Wednesday, June 17, 2009

Speaking of balance

My jogging partner and dear friend Lacey asked me to speak at Enrichment night on balance. Apparently I need to watch what I rant about while running. My 10 minute tirade about someone who was not balanced during one of our morning runs seemed like an invitation to her. If I had just stuck to minding my own business... Oh well, I actually enjoyed speaking and preparing for my short talk.

Shortly after she asked me, I loaded my iPod with a collection of talks about balance and bombarded my ears with various authorities on finding balance in our lives. I was moved by the myriad of metaphors that speakers developed as they talked about their lives. From bicycle spokes, to spinning plates, to forming a family band, each speaker was able to artistically compare the fine tuning involved in balancing our lives to a topic that was dear to their hearts.

I struggled trying to figure out what analogy I would use. Could I talk about running? How 'bout scaffolding developing language skills? Or how would playing the piano relate?

Then as I was sending my brother some info about swimming, I realized that every other sentence in my favorite swimming book mentioned balance. As I explored the metaphor, it grew and developed on its own. To my dismay, every time I sat down to write out my talk, I was able to jot down an outline, but I couldn't flesh out my "script" like I had done for every other talk in my life. So, I decided to take a leap of faith, and I presented my talk with a rough outline and a few quotes on hand.

Here are a few notes from the talk:

Swimming 101: Like most beginning swimmers I jumped in the pool ready to churn out laps. I swam as hard and as fast as I could only to exhaust myself before I even got across the pool. Not good, considering I had signed up to swim 500 meters in the ocean as part of a triathlon. So, in typical Jocelyn form, I found a book that taught me swimming form.

I learned that I was swimming along with my hips and legs dragging below the surface. Of course, like everyone else, I tried to correct this by kicking harder, but this made me more exhausted. Instead swimmers need to do what Terry Laughlin describes as "pressing your buoy" or leaning on your lungs.

I read that "proper balance in the water is not a gift from nature. It's something we learn through practice," (Laughlin, 32). So, I went to the pool regularly with my now water-logged manual and began working through the drills, focusing on pressing my lungs into the water and leaning on the water.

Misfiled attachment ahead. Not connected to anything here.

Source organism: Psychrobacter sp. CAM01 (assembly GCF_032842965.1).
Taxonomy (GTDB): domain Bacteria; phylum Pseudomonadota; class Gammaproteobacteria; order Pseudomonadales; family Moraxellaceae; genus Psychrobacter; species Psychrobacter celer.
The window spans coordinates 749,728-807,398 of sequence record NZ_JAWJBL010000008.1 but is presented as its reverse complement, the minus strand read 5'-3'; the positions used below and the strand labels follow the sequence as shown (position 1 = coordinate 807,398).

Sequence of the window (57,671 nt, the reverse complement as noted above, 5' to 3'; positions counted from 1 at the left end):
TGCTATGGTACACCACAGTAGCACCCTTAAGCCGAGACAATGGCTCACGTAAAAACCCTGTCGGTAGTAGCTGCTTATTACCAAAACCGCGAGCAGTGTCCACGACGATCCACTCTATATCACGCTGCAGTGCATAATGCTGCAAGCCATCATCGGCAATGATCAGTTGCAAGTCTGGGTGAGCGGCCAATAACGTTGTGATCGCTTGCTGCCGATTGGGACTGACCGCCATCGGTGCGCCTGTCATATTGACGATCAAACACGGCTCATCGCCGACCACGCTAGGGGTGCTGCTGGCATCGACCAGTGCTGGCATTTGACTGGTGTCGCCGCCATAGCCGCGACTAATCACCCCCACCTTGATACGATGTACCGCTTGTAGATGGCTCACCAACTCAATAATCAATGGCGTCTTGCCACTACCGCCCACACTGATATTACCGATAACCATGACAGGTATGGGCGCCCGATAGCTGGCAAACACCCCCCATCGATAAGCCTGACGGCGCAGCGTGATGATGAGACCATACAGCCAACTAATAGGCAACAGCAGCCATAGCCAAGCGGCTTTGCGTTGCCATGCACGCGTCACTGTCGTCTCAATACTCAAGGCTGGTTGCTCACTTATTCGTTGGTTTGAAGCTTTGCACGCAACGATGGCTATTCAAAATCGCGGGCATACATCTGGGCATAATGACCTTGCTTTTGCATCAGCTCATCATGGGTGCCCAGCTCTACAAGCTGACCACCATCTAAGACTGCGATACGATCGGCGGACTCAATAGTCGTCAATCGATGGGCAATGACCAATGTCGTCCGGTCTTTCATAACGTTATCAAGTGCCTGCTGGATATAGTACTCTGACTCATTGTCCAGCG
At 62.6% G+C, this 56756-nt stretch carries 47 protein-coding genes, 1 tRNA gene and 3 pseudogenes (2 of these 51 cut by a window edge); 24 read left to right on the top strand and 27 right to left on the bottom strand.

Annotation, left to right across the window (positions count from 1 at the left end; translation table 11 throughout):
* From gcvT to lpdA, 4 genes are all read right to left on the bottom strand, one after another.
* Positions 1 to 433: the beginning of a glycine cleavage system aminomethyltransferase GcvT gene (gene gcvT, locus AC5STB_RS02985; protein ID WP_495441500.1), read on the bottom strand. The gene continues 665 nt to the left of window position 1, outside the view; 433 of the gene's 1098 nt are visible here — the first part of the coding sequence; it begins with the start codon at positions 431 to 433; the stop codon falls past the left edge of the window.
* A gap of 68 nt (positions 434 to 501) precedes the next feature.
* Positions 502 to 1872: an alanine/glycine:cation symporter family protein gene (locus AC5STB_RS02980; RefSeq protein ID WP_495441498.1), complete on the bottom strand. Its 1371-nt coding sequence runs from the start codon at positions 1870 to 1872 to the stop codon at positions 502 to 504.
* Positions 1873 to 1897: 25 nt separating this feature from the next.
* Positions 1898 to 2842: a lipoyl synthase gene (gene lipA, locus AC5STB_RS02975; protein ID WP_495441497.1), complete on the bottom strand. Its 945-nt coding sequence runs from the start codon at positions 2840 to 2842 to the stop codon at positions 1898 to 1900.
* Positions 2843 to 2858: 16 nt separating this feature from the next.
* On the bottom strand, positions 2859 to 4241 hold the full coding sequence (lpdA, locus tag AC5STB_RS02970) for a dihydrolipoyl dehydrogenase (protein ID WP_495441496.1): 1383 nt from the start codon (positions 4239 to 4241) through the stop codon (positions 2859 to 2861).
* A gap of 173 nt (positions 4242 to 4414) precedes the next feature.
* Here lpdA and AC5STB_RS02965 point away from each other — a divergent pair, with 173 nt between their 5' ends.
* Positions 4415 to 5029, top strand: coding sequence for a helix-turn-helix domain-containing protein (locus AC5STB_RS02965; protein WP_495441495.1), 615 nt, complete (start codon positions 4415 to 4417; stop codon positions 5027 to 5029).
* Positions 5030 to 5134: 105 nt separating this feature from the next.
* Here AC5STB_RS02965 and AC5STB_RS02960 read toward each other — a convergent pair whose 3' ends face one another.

The next lesson was about rolling. Like most beginner swimmers I swam flat in the water, but to swim efficiently you have to roll from one side to the other. Listen to how beautifully Laughlin describes it:
Freestyle becomes graceful, powerful, a feat of intelligent body engineering instead of a tiring exercise in plowing through the water. It becomes a series of long glides linked by quick rolls as you stroke and change sides. Each time, your body has a working side--the one you're pulling with-and a sliding side--the one that's making your body longer so the pull delivers all the speed and distance it can. The longer you stay on your side in each stroke cycle, the farther and faster your body will travel. Swimming also becomes much more restful and a lot less work. It even looks easier. (Laughlin 44)

Just as in swimming, life requires constant practice as we fine tune our stroke. Balance isn't a feat that we magically achieve one day, but it is about constant adjustments and readjustments. Balance doesn't involve finding the perfect place and standing still. Instead we need to roll back and forth as we reach for our goal on the other side of the pool.

We don't have to swim by our brute force alone, we can lean on the water: the living water of Christ. As we rely on scriptures to help us learn how to adjust our stroke to better lean on Christ, we will metaphorically swim farther and faster. When I try to muscle my way through life, I sink. When I turn my life to the Lord and focus on His will, I understand the beauty of gliding through the water.

1 comment:

Grammyzanne said...

Beautifully done Jocelyn. Assume your presentation was well received.